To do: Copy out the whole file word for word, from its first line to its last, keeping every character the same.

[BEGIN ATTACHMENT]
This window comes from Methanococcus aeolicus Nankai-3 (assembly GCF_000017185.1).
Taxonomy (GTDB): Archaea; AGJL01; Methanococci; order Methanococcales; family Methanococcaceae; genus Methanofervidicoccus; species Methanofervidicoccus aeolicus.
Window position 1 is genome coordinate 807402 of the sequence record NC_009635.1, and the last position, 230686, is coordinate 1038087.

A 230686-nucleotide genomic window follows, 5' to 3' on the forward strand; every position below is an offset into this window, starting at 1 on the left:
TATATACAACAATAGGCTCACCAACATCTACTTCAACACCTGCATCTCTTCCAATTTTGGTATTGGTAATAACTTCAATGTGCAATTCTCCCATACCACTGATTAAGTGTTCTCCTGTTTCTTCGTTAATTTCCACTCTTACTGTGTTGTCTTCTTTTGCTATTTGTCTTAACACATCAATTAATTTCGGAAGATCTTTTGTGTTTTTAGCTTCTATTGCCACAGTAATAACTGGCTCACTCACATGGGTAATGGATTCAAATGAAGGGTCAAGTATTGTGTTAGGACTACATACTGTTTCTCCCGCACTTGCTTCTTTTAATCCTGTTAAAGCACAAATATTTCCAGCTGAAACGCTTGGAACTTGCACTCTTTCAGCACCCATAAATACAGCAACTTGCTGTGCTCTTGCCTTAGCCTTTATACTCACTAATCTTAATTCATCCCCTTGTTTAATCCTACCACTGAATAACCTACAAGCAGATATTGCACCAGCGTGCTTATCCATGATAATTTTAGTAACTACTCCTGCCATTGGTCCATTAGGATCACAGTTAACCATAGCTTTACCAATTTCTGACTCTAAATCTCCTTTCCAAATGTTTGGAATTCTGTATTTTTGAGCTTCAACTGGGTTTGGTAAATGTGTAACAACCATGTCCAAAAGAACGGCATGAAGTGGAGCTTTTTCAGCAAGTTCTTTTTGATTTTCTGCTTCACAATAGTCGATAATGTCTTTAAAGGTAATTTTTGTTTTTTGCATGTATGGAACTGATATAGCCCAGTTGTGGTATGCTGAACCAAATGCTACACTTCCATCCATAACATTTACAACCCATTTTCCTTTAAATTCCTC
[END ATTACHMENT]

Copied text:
This window comes from Methanococcus aeolicus Nankai-3 (assembly GCF_000017185.1).
Taxonomy (GTDB): Archaea; AGJL01; Methanococci; order Methanococcales; family Methanococcaceae; genus Methanofervidicoccus; species Methanofervidicoccus aeolicus.
Window position 1 is genome coordinate 807402 of the sequence record NC_009635.1, and the last position, 230686, is coordinate 1038087.

A 230686-nucleotide genomic window follows, 5' to 3' on the forward strand; every position below is an offset into this window, starting at 1 on the left:
TATATACAACAATAGGCTCACCAACATCTACTTCAACACCTGCATCTCTTCCAATTTTGGTATTGGTAATAACTTCAATGTGCAATTCTCCCATACCACTGATTAAGTGTTCTCCTGTTTCTTCGTTAATTTCCACTCTTACTGTGTTGTCTTCTTTTGCTATTTGTCTTAACACATCAATTAATTTCGGAAGATCTTTTGTGTTTTTAGCTTCTATTGCCACAGTAATAACTGGCTCACTCACATGGGTAATGGATTCAAATGAAGGGTCAAGTATTGTGTTAGGACTACATACTGTTTCTCCCGCACTTGCTTCTTTTAATCCTGTTAAAGCACAAATATTTCCAGCTGAAACGCTTGGAACTTGCACTCTTTCAGCACCCATAAATACAGCAACTTGCTGTGCTCTTGCCTTAGCCTTTATACTCACTAATCTTAATTCATCCCCTTGTTTAATCCTACCACTGAATAACCTACAAGCAGATATTGCACCAGCGTGCTTATCCATGATAATTTTAGTAACTACTCCTGCCATTGGTCCATTAGGATCACAGTTAACCATAGCTTTACCAATTTCTGACTCTAAATCTCCTTTCCAAATGTTTGGAATTCTGTATTTTTGAGCTTCAACTGGGTTTGGTAAATGTGTAACAACCATGTCCAAAAGAACGGCATGAAGTGGAGCTTTTTCAGCAAGTTCTTTTTGATTTTCTGCTTCACAATAGTCGATAATGTCTTTAAAGGTAATTTTTGTTTTTTGCATGTATGGAACTGATATAGCCCAGTTGTGGTATGCTGAACCAAATGCTACACTTCCATCCATAACATTTACAACCCATTTTCCTTTAAATTCCTC